Tesla owners have had it pretty good. They obviously own a Tesla, which is pretty amazing on its own, but Model S and Model X owners have also had completely free and unfettered access to Tesla’s network of Supercharger stations. Now, some newer Model S owners as well as all Model 3 owners are going to miss out on the free juice. Paid Supercharger access has been rolling out to new Model S and all Model 3 owners, and Tesla has recently raised the rates for access. The company is quick to point out that even paid Supercharger access is still significantly less expensive than gasoline, and also that they never want their Supercharger network to be a “profit center.”
Paid Supercharger access falls into two different buckets. Most will see a pretty standard kWh pricing model where the user is charged based on how much electricity they’re using to charge their batteries. Some will see a simple time charge in areas where Tesla isn’t legally allowed to “sell” electricity. The new prices are rolling out this week, and electrek pointed out some of the changes:
Some states saw massive increases of as much as 100 percent – though most regions saw their rates increase by 20 to 40 percent.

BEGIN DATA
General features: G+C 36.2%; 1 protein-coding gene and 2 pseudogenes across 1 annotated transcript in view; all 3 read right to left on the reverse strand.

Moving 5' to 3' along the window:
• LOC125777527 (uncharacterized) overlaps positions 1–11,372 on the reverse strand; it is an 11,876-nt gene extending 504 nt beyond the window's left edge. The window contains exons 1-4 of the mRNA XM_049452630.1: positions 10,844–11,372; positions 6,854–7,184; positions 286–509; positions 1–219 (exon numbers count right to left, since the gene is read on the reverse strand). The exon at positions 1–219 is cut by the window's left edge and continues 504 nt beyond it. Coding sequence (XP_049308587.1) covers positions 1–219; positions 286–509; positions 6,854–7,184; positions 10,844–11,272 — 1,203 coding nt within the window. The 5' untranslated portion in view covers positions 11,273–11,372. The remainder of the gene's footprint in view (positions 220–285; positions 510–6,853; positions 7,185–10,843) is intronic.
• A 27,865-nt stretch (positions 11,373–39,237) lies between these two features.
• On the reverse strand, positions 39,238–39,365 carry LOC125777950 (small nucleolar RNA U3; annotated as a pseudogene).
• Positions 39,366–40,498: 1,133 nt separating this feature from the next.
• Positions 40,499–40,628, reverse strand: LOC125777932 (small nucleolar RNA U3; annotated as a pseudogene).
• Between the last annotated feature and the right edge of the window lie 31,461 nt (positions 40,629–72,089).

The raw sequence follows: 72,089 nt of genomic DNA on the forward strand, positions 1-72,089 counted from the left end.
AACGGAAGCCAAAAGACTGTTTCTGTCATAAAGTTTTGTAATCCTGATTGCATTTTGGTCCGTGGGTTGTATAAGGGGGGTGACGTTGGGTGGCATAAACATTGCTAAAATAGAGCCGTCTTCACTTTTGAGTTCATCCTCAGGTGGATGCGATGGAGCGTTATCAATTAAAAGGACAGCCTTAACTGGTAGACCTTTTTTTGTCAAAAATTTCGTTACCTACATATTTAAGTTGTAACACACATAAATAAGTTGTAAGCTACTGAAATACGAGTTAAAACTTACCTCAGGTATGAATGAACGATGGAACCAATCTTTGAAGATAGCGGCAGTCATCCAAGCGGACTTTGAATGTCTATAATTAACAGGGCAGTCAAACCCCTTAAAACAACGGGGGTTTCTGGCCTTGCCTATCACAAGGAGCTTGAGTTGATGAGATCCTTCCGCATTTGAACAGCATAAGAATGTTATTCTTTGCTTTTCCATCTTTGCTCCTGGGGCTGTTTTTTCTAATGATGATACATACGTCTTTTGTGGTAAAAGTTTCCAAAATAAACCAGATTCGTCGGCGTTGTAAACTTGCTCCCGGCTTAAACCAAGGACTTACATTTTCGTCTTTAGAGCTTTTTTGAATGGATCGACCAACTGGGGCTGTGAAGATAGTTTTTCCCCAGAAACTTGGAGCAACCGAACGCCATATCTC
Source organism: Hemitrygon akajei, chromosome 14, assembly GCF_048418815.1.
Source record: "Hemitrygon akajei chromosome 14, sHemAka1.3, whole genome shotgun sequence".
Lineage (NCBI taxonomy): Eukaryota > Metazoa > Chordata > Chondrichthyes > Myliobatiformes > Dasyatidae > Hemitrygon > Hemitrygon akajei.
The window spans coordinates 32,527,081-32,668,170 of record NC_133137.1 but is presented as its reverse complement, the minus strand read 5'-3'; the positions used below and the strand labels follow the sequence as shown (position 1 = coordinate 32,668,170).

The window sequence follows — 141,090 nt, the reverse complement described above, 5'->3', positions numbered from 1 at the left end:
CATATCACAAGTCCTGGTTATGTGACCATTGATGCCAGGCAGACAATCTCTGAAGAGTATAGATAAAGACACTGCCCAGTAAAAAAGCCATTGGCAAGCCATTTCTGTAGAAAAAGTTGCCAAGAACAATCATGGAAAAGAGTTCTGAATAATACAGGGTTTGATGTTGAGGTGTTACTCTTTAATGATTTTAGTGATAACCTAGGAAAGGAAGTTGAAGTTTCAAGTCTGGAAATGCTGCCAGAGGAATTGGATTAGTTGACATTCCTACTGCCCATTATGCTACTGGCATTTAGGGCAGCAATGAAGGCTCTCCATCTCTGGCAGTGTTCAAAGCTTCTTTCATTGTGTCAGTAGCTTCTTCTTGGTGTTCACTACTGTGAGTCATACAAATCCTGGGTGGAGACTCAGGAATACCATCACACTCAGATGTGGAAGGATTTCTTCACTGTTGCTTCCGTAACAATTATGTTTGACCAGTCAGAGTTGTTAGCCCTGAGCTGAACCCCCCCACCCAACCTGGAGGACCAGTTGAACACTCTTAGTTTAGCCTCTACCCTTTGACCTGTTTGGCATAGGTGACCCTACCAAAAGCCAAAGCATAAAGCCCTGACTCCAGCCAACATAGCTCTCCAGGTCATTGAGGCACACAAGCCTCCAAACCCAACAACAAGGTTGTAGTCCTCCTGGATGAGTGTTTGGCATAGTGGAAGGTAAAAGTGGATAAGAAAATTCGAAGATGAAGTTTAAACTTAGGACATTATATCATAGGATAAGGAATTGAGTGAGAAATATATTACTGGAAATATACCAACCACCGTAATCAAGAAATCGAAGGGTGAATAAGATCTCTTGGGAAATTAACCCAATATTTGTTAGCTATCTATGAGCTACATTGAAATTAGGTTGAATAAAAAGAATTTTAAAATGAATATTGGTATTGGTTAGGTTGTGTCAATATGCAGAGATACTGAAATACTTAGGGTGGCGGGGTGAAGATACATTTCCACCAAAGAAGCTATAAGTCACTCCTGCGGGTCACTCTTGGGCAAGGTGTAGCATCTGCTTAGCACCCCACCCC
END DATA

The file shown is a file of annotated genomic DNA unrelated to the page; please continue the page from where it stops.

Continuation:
For example, Oregon saw an increase of $0.12 to $0.24 per kWh, while California, Tesla’s biggest market in the US, got an increase from $0.20 to $0.26 kWh and New York’s rate went from $0.19 to $0.24 per kWh.
You can see the rates for your state on Tesla’s website. Tesla also responded to electrek’s request for a statement, providing the following:
We occasionally adjust rates to reflect current local electricity and usage. The overriding principle is that Supercharging will always remain significantly cheaper than gasoline, as we only aim to recover a portion of our costs while setting up a fair system for everyone. This will never be a profit center for Tesla.
Tesla has maintained that the majority of money raised through the network will go towards improving the network and adding additional Supercharger stations. Tesla would ultimately like to run all of these stations on solar power, eliminating the need to rely on local electric rates altogether. Until then, Tesla owners are likely to see the occasional fluctuation in prices. Tesla doesn’t want to make their Supercharger network a profit center, but I’m sure they also don’t want to take too big of a loss on it either.